'Red Lines' book on political cartoons banned for including offensive religious content, not political content: Josephine Teo

Book banned.

Sulaiman Daud | January 15, 2022, 12:53 PM

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Minister for Communications & Information Josephine Teo stated that a recent government decision to ban a book about political cartoons was made on the grounds of giving offence to religious feelings, and not for political reasons.

Speaking in Parliament on Jan. 12, Teo said that the book "Red Lines: Political Cartoons and the Struggle Against Censorship" by academic Cherian George and illustrator Sonny Liew was found to be objectionable under the Undesirable Publications Act (UPA).

Offensive to religious groups

This assessment, made by the Infocomm Media Development Authority (IMDA), is because the publication, which examines political cartoons, includes images that may be found offensive in a racial or religious context, such as the Charlie Hebdo cartoons which are offensive to Muslims.

Even if such images are used for social commentary or to aid discussion of the issue of censorship, the authorities have deemed it unsuitable for reproduction.

Teo said:

"The government has made very clear its views on the Charlie Hebdo cartoons, and on offensive images which denigrate religions and religious figures.

We do not allow any religious group to be insulted or attacked, because hate speech and offensive content can easily be normalised and lead to deep social divides if left unchecked.

To preserve racial and religious harmony in Singapore, we take a firm stance on such content regardless of their purpose of publication."

Teo pointed out that IMDA previously banned books like "Understanding the Evil of Innovation" for offensive content towards Judaism and Christianity.

In the past five years, six publications had been banned for reasons not related to politics.

Teo said, "Removal of the offensive content will not automatically lead to these publications being allowed for distribution. Revised versions would have to be re-assessed holistically, and none of the publishers have sought to do so."

Authors' discussion

In the "Red Lines" website, which serves as a companion to the book, George wrote about the dilemma facing the duo about including offensive cartoons in a work examining their impact.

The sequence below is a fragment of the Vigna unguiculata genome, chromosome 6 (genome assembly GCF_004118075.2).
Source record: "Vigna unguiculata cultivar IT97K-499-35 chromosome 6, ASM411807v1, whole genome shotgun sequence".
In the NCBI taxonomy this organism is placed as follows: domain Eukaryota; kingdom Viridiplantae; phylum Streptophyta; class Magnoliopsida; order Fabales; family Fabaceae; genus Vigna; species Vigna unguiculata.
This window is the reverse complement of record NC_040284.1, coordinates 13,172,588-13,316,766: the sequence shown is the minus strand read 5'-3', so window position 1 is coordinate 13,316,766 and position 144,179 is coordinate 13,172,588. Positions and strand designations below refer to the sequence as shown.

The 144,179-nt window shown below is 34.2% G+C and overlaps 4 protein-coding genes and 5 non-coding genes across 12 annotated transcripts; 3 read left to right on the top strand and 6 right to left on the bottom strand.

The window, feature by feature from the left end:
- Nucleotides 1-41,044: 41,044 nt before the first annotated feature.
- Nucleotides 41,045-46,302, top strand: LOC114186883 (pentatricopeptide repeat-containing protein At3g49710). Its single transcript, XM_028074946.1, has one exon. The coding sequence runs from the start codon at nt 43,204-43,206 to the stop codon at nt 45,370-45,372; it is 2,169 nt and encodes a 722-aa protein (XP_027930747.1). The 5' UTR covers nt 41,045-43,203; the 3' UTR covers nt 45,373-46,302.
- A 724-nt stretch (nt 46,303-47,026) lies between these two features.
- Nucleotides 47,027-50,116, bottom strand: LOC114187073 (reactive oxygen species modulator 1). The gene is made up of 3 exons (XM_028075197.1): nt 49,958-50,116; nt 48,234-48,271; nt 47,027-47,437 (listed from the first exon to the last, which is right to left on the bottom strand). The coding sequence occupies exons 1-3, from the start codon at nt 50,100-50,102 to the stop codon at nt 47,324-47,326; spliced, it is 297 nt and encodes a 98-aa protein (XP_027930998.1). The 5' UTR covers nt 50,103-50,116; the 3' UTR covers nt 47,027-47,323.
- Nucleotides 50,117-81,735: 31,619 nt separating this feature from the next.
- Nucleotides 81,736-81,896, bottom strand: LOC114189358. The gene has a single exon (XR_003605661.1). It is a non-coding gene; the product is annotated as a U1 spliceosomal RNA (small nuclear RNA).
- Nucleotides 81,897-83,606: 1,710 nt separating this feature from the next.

"Many of the cartoons in the book are works I would not want to see on the front page of a newspaper, as a poster in a metro station, or even Instagrammed in isolation.

Context is key, and I trust our readers will see the cartoons in their intended context: deep within a substantial, serious volume that shows art that some will find offensive, not in order to offend them but to aid important discussions about freedom of expression, the responsibilities that come with it, and the ease with which cultural disputes spin out of control."

In response to the issue being raised in Parliament, the website for "Red Lines" shared this update:

Screenshot from Red Lines website.

In her speech, Teo said:

"At this point, Alkem (the book's Singaporean distributor) and the authors have not confirmed their specific plans on the treatment of the offensive content. If and when they do so, they can approach IMDA to assess the suitability of a revised version of “Red Lines” for distribution in Singapore."

Statement from Ministry of Home Affairs

Also on the same day, the Ministry of Home Affairs (MHA) released a media statement on the issue.

It is concerned about the offensive caricatures in the book and their potential to cause offence.

The statement added:

"Such images, even if intended as social commentary or for discussion on the issue of censorship, nonetheless have the potential to cause offence to various religious communities.

The government will assess and take action as necessary, in respect of publications which attack or insult any religion, or which may be perceived as insulting or attacking any religion. This is so regardless of whether the authors intended such insult or attack.

Whether and what action will be taken, will depend on several factors, including the nature of the insult, attack, the extent of the publication and the likely impact on our population."

MHA said that offensive cartoons that wound religious feelings are not allowed to be published in Singapore, regardless of the religion in question. It said the caricatures in the book will be deemed offensive by different religious groups, regardless of the authors' intent.

You can read their full statement here.

Top image from CNA video.

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